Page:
Just as the United States Supreme Court prepares to hear oral arguments on the constitutionality of the Consumer Financial Protection Bureau (CFPB)’s single director structure, the Bureau’s inaugural director reveals that he believed he was nearly fired by President Donald Trump in a phone call which ended abruptly. This is according to a story in National Mortgage News, based on information Cordray reveals in his new book.
In “Watchdog: How Protecting Consumers Can Save Our Families, Our Economy, and Our Democracy” releasing on Monday, Cordray relates receiving news of an unscheduled call with the president in November 2017.
“I received an unscheduled call from the White House, and a secretary asked me to hold to speak with the president, but then the call was abruptly terminated,” Cordray writes in the book. Cordray believes that the call’s intent was to fire him from his post, he says.
Cordray also details in the book that the early days of the CFPB were fraught with tensions between the Bureau and Republican lawmakers who expressed doubt about the Bureau’s mission, as well as detailing conflicts with other regulating agencies and notable scandals that broke out during his tenure as the CFPB director, the story says.
The idea that the president potentially wanted to fire Cordray is seen in a new light considering the upcoming Supreme Court decision, since a core contention of the case – Seila Law v. CFPB – is that the single director structure of the Bureau makes it inordinately difficult for a president to remove a CFPB director due to protections for the position codified in the Dodd-Frank Act, the law which helped give birth to the CFPB.
“The threat that I would be fired as soon as President Trump took office loomed over everything,” Cordray writes in the book.
The book also reveals that as the Obama Administration was preparing to transition out of office, Cordray took steps to prepare a legal challenge to any attempts to oppose or disassemble the CFPB since the incoming administration was believed to be more hostile to the Bureau’s existence when compared with the Obama Administration.
“It made sense to prepare a lawsuit to contest a firing,” Cordray says in the book. “We didn’t know on what grounds a firing would occur, so we had to plan for all contingencies.”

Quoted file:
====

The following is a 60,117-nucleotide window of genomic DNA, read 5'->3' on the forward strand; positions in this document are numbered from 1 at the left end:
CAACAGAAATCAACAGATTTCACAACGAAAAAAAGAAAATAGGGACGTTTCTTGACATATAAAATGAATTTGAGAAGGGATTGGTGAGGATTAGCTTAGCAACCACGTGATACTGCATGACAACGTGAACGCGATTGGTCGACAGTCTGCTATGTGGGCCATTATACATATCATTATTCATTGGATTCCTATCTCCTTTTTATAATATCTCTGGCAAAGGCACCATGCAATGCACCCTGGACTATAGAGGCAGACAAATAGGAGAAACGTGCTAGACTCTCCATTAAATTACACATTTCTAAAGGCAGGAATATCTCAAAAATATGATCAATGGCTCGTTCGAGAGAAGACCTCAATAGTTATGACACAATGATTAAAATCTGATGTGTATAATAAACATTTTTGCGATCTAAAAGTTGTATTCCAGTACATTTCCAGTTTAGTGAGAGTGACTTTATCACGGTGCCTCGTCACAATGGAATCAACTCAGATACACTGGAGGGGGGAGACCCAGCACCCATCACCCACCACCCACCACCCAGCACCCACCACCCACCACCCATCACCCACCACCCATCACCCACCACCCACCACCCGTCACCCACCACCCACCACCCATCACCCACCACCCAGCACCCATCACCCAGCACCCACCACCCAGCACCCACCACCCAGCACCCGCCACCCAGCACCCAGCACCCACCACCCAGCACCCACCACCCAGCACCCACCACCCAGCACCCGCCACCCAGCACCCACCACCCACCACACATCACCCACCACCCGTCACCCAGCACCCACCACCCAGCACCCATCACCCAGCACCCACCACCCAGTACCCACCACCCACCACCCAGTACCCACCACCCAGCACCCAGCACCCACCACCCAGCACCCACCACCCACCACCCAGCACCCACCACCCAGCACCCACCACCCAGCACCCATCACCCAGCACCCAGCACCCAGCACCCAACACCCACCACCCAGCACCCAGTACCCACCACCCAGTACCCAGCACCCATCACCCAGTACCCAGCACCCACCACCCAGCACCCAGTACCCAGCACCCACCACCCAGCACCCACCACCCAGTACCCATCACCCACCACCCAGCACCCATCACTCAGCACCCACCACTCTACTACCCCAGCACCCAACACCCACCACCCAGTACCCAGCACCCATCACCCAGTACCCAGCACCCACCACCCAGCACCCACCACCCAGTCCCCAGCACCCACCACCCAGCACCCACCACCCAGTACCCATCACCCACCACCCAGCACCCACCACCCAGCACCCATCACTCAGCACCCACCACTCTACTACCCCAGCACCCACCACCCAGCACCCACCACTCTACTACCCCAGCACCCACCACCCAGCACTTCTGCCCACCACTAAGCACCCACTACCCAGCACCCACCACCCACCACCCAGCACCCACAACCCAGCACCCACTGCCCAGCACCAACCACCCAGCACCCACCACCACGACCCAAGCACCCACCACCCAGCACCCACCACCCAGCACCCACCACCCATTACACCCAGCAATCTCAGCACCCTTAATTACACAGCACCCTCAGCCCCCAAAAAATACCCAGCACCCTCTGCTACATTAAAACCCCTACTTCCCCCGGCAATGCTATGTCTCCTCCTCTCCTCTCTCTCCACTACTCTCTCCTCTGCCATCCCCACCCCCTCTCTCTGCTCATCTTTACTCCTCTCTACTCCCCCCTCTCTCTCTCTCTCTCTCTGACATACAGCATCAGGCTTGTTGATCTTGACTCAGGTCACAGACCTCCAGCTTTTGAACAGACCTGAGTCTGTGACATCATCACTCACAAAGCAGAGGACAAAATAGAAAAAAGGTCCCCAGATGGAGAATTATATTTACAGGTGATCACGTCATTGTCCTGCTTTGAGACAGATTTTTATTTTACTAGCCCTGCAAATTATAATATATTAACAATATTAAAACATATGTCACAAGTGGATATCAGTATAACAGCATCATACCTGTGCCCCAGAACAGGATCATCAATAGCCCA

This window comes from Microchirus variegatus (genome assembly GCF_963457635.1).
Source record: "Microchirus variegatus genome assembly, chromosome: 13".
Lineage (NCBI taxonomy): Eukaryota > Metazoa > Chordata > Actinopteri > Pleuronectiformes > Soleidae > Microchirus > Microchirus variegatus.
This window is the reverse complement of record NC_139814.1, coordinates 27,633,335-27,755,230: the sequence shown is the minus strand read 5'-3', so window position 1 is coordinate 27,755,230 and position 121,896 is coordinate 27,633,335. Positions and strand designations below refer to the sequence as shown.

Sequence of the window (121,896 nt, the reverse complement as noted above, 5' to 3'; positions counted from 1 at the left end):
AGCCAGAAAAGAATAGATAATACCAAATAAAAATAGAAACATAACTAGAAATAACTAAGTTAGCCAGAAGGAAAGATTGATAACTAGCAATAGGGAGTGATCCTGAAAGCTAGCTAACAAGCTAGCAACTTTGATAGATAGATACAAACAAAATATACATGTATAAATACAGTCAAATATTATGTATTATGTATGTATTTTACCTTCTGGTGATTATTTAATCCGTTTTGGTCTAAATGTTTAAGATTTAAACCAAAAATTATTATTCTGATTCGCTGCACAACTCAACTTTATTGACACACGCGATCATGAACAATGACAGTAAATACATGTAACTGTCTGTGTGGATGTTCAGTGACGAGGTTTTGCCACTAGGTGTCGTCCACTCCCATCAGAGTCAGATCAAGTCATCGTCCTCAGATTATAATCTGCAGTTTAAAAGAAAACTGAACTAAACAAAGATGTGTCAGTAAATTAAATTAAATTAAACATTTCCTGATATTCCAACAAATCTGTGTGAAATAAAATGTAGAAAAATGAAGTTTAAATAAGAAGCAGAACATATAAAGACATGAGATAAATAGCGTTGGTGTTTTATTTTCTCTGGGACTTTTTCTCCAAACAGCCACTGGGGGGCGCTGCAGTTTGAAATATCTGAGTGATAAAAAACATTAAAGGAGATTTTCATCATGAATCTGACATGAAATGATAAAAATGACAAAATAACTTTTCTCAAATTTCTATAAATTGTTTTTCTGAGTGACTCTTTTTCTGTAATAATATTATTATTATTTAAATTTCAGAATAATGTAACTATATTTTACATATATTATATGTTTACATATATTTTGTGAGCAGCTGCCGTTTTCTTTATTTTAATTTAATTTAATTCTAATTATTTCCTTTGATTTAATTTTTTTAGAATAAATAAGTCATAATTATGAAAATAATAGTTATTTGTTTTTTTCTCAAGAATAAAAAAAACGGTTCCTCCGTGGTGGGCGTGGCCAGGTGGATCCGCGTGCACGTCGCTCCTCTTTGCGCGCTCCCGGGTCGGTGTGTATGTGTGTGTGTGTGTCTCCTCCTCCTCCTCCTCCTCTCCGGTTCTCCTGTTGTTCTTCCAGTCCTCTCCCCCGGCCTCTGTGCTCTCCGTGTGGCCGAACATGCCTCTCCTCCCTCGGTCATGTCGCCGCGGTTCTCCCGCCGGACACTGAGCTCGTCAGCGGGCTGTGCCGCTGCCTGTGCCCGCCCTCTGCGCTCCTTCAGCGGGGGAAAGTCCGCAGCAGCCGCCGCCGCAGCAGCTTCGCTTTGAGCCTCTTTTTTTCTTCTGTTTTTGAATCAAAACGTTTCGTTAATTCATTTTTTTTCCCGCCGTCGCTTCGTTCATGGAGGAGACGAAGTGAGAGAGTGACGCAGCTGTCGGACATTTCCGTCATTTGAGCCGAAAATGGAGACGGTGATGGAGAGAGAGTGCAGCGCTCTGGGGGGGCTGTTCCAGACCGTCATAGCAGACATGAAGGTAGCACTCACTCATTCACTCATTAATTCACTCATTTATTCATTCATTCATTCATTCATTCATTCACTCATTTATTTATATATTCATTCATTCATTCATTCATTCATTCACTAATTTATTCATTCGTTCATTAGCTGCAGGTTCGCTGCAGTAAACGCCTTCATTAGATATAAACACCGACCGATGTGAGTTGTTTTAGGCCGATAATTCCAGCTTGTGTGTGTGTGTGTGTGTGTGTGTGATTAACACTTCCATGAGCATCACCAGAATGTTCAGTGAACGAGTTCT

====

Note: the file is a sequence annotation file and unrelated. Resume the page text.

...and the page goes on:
Cordray even apparently asked President Obama himself to draft a letter attesting to Cordray’s fitness to continue serving as CFPB director, an additional layer of protection should President Trump attempt to fire him.
“Recognizing that a court might defer to President Trump’s judgment of my fitness for office, we also requested and secured a letter from President Obama, while he was still in office, attesting to my fitness and praising our good work for consumers,” Cordray details. “If the sitting president’s viewpoint were deemed to be authoritative, then at least there would be dueling perspectives to present to the court.”
Cordray also related his perspective that former White House Chief of Staff John Kelly may have intervened to end the unscheduled call with President Trump prematurely.
“[John] Kelly apparently intervened at that point, and I never heard anything further,” Cordray writes. “I knew why the White House had called, but once again I had dodged the bullet.”
Cordray took additional precautionary steps should the attempt to remove him from office come from the new president, hiring an attorney to defend himself on the basis of Dodd-Frank’s provision defining the only circumstances by which a CFPB director can be removed from office by a sitting president.
Cordray also details in the book that powerful financial interests constantly sought ways to limit the enforcement authority of the Bureau.
”Financial interests saw that if they could get me fired — or use the threat of firing me to cow us into inaction — then they might finally succeed in defanging the CFPB,” he says in the book.
The Supreme Court is scheduled to hear oral arguments in Seila Law v. CFPB later this week. Most recently, the Department of Justice filed a brief with the Court which defended the role of the CFPB in consumer protection, while incumbent CFPB Director Kathleen Kraninger previously agreed with the Trump Administration’s contention that her own job security is unconstitutional.
Read the story at National Mortgage News.